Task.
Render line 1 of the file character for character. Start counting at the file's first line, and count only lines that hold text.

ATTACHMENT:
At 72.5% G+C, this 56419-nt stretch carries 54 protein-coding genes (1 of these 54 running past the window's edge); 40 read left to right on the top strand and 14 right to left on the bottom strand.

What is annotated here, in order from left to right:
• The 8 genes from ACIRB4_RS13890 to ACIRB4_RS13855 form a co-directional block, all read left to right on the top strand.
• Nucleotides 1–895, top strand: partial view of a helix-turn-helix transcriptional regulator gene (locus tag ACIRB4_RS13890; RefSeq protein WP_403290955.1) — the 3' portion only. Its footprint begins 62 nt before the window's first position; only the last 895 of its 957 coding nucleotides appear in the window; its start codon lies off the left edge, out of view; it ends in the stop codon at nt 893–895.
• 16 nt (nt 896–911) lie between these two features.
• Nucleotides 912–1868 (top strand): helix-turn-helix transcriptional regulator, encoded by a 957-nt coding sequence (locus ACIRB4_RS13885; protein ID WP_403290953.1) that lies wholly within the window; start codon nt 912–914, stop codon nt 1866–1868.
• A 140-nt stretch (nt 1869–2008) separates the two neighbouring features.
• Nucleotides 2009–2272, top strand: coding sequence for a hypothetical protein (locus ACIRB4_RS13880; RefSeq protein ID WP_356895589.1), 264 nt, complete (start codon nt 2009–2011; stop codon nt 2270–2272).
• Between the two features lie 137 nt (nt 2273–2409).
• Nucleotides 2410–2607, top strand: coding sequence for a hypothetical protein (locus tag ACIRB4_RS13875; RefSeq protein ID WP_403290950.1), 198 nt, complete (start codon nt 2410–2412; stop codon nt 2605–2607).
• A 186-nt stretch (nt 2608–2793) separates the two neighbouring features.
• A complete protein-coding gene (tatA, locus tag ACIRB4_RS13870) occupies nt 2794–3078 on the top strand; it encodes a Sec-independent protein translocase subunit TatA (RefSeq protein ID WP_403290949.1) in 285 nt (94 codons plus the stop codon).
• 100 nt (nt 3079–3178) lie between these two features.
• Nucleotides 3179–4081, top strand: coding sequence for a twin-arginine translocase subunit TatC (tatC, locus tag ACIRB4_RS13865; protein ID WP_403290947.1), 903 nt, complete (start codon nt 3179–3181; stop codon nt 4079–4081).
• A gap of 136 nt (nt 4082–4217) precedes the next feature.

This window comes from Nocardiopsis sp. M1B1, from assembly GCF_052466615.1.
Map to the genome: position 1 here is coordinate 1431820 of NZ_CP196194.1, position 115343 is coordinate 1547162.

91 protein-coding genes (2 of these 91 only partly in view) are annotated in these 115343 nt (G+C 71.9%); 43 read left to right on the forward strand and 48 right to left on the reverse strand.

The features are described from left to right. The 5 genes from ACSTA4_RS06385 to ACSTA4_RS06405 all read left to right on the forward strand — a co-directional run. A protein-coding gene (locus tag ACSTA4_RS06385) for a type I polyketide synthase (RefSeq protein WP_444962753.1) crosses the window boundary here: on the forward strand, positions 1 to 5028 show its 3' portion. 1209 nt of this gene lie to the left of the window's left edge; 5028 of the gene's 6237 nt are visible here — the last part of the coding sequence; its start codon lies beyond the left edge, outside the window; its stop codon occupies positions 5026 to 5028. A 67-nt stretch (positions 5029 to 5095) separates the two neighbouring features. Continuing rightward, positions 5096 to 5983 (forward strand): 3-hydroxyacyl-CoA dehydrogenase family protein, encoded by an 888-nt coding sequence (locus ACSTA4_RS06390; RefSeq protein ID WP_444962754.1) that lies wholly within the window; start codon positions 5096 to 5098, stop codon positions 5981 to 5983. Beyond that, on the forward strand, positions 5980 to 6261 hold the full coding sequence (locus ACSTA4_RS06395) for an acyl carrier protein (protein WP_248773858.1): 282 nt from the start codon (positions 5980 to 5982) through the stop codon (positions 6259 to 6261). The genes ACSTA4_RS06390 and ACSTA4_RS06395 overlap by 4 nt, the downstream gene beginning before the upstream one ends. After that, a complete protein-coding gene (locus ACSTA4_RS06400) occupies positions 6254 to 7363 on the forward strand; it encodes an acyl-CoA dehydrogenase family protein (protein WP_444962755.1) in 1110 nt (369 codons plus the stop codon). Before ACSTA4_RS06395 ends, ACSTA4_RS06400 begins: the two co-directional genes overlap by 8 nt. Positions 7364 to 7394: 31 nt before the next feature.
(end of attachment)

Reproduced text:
At 72.5% G+C, this 56419-nt stretch carries 54 protein-coding genes (1 of these 54 running past the window's edge); 40 read left to right on the top strand and 14 right to left on the bottom strand.